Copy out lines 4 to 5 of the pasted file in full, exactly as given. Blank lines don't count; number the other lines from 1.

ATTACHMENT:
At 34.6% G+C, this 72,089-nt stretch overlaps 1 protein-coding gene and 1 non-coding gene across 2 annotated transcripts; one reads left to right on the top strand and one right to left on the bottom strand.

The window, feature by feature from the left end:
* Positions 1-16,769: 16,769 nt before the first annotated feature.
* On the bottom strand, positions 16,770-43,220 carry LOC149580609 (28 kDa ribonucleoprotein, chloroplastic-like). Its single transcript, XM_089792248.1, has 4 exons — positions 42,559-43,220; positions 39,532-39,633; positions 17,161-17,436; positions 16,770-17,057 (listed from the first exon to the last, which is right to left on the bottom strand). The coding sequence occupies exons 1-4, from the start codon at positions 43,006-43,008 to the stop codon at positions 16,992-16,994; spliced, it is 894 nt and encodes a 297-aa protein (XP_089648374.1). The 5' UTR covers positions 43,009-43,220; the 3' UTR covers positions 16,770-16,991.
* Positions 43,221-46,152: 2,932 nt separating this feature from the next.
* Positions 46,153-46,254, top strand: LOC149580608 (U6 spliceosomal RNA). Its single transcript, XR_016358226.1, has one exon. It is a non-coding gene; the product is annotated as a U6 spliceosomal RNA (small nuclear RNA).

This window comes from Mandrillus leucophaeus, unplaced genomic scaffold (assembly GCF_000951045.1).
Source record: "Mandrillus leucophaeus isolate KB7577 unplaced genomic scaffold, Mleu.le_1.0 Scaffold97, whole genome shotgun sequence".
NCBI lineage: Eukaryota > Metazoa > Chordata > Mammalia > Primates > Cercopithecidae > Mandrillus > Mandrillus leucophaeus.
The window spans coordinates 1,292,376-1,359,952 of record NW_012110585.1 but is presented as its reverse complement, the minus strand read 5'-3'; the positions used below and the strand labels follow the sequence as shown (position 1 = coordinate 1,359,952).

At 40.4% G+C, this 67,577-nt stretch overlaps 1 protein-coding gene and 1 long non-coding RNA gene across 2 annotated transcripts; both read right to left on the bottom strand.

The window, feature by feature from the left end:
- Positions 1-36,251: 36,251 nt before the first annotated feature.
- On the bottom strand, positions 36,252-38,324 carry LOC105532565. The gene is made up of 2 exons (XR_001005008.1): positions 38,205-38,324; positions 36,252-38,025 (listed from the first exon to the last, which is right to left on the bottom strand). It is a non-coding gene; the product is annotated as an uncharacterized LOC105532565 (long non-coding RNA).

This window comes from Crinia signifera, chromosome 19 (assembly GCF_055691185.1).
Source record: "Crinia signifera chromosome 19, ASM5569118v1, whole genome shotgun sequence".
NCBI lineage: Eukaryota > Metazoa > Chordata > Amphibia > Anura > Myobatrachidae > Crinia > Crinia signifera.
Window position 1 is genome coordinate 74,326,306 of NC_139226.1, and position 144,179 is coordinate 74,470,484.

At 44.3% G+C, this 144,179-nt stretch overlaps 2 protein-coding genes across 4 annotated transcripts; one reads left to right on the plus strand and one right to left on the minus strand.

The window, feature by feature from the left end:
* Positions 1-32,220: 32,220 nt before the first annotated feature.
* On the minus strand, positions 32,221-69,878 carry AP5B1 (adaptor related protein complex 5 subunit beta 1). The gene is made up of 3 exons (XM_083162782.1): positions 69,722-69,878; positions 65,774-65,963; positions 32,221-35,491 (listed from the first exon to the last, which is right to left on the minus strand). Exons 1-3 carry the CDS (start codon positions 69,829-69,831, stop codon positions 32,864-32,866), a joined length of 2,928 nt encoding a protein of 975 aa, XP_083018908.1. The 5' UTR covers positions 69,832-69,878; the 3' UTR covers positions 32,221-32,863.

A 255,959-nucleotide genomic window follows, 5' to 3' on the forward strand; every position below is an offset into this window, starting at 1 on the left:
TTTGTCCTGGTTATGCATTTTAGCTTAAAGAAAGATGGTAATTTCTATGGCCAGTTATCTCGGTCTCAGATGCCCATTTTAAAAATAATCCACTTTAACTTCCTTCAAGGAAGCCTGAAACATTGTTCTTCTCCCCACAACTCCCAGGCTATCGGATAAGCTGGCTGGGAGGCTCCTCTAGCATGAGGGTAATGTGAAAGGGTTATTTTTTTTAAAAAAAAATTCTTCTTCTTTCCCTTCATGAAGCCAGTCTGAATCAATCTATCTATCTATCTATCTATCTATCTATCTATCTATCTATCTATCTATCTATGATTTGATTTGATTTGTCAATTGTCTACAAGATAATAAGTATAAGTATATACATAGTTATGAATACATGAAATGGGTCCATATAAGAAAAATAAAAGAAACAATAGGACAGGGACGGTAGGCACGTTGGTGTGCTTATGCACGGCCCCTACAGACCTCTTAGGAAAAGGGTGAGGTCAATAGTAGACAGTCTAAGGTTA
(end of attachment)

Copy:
* On the bottom strand, positions 16,770-43,220 carry LOC149580609 (28 kDa ribonucleoprotein, chloroplastic-like). Its single transcript, XM_089792248.1, has 4 exons — positions 42,559-43,220; positions 39,532-39,633; positions 17,161-17,436; positions 16,770-17,057 (listed from the first exon to the last, which is right to left on the bottom strand). The coding sequence occupies exons 1-4, from the start codon at positions 43,006-43,008 to the stop codon at positions 16,992-16,994; spliced, it is 894 nt and encodes a 297-aa protein (XP_089648374.1). The 5' UTR covers positions 43,009-43,220; the 3' UTR covers positions 16,770-16,991.
* Positions 43,221-46,152: 2,932 nt separating this feature from the next.